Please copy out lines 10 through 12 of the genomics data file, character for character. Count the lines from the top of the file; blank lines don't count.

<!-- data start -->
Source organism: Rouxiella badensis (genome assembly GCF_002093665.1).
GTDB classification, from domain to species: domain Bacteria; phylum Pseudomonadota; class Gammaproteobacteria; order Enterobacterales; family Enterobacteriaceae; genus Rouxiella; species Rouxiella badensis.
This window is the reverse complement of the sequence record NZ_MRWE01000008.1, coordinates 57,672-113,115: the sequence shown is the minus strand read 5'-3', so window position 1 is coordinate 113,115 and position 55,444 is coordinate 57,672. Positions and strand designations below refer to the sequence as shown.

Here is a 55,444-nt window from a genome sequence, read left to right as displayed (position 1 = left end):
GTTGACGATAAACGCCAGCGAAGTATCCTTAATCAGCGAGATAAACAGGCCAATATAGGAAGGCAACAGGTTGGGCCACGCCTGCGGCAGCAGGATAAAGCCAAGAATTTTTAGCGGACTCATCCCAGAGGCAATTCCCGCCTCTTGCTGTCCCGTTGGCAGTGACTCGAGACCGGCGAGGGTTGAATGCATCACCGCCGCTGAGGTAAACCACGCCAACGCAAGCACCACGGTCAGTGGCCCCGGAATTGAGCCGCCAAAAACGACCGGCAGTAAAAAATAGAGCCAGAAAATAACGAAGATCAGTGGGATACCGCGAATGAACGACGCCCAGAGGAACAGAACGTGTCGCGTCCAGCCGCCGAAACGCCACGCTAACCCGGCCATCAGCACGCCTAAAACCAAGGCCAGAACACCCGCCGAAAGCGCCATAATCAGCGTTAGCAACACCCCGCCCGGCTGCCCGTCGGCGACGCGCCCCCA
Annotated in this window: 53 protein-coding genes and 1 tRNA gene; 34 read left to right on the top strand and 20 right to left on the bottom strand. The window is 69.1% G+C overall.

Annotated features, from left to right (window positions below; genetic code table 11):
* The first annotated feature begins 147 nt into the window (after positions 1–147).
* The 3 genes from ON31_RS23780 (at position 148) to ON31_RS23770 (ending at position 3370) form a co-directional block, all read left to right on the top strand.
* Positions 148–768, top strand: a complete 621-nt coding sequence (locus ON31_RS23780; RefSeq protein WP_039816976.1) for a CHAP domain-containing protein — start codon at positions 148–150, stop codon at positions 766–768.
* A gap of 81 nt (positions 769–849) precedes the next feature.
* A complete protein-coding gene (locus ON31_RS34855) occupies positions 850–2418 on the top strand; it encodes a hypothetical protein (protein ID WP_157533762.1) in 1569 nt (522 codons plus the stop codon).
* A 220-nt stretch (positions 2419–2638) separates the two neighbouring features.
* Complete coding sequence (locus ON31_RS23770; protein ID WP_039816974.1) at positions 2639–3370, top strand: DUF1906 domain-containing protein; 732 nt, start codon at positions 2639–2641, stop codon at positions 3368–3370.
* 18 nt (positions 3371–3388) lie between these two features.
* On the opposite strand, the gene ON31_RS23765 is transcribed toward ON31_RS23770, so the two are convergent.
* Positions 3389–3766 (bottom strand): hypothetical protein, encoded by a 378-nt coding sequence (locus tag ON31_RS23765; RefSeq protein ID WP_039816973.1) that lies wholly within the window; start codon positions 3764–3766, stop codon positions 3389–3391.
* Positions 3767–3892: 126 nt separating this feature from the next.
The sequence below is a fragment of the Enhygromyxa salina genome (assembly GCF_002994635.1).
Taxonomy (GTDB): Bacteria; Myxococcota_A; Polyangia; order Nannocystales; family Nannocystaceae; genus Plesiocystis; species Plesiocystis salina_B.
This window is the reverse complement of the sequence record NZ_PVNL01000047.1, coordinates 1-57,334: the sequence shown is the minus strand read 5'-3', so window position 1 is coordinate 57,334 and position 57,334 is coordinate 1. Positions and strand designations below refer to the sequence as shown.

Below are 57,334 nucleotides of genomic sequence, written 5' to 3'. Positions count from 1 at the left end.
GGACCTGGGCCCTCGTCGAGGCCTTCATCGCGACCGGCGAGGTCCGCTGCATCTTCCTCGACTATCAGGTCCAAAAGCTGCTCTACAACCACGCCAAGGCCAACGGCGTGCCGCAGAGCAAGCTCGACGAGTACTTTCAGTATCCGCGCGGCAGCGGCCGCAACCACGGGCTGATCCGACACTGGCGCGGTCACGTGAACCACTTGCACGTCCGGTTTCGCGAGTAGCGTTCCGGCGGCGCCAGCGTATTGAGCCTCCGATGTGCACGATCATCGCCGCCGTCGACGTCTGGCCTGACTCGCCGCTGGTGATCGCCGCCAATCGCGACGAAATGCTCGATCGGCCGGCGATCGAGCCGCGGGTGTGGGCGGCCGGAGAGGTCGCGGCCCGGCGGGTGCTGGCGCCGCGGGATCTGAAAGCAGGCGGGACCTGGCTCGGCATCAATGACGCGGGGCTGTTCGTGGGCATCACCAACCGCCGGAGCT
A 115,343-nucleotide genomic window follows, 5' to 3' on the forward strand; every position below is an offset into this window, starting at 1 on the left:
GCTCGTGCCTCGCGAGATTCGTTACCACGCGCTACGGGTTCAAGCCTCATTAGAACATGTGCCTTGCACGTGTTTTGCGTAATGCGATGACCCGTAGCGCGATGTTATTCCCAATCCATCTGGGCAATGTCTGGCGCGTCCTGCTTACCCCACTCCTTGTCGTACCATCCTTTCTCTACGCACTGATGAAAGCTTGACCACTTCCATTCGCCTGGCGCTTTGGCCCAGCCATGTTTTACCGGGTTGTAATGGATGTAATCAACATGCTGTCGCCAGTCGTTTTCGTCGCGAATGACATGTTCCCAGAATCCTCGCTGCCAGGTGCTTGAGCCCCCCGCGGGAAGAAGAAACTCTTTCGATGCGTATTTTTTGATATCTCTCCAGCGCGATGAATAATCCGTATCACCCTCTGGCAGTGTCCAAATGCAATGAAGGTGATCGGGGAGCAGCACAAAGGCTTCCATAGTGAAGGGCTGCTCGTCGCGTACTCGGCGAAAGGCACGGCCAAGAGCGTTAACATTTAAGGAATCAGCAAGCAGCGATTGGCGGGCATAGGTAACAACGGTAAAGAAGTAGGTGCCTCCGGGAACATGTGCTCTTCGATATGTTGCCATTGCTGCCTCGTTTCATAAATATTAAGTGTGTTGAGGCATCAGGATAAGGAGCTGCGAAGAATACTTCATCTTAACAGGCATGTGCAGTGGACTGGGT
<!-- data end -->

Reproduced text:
* Positions 148–768, top strand: a complete 621-nt coding sequence (locus ON31_RS23780; RefSeq protein WP_039816976.1) for a CHAP domain-containing protein — start codon at positions 148–150, stop codon at positions 766–768.
* A gap of 81 nt (positions 769–849) precedes the next feature.
* A complete protein-coding gene (locus ON31_RS34855) occupies positions 850–2418 on the top strand; it encodes a hypothetical protein (protein ID WP_157533762.1) in 1569 nt (522 codons plus the stop codon).